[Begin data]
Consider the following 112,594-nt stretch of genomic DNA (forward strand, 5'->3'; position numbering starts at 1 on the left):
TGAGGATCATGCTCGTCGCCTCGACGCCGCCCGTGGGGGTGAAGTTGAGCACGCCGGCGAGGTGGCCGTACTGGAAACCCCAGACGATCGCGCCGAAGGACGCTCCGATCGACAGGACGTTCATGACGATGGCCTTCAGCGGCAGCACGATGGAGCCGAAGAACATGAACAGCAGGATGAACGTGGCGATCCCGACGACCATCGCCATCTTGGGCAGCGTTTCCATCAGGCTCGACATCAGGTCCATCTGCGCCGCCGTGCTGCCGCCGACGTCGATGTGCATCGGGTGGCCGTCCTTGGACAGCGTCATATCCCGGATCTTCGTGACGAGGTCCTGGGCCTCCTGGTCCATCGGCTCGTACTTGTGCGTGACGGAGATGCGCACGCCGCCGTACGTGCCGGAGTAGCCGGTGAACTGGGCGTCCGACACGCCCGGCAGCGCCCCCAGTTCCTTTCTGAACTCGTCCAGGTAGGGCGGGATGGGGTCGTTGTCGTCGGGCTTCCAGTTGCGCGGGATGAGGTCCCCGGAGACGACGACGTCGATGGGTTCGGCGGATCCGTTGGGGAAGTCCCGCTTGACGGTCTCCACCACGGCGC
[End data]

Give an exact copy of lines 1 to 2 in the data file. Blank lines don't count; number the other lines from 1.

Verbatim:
Consider the following 112,594-nt stretch of genomic DNA (forward strand, 5'->3'; position numbering starts at 1 on the left):
TGAGGATCATGCTCGTCGCCTCGACGCCGCCCGTGGGGGTGAAGTTGAGCACGCCGGCGAGGTGGCCGTACTGGAAACCCCAGACGATCGCGCCGAAGGACGCTCCGATCGACAGGACGTTCATGACGATGGCCTTCAGCGGCAGCACGATGGAGCCGAAGAACATGAACAGCAGGATGAACGTGGCGATCCCGACGACCATCGCCATCTTGGGCAGCGTTTCCATCAGGCTCGACATCAGGTCCATCTGCGCCGCCGTGCTGCCGCCGACGTCGATGTGCATCGGGTGGCCGTCCTTGGACAGCGTCATATCCCGGATCTTCGTGACGAGGTCCTGGGCCTCCTGGTCCATCGGCTCGTACTTGTGCGTGACGGAGATGCGCACGCCGCCGTACGTGCCGGAGTAGCCGGTGAACTGGGCGTCCGACACGCCCGGCAGCGCCCCCAGTTCCTTTCTGAACTCGTCCAGGTAGGGCGGGATGGGGTCGTTGTCGTCGGGCTTCCAGTTGCGCGGGATGAGGTCCCCGGAGACGACGACGTCGATGGGTTCGGCGGATCCGTTGGGGAAGTCCCGCTTGACGGTCTCCACCACGGCGC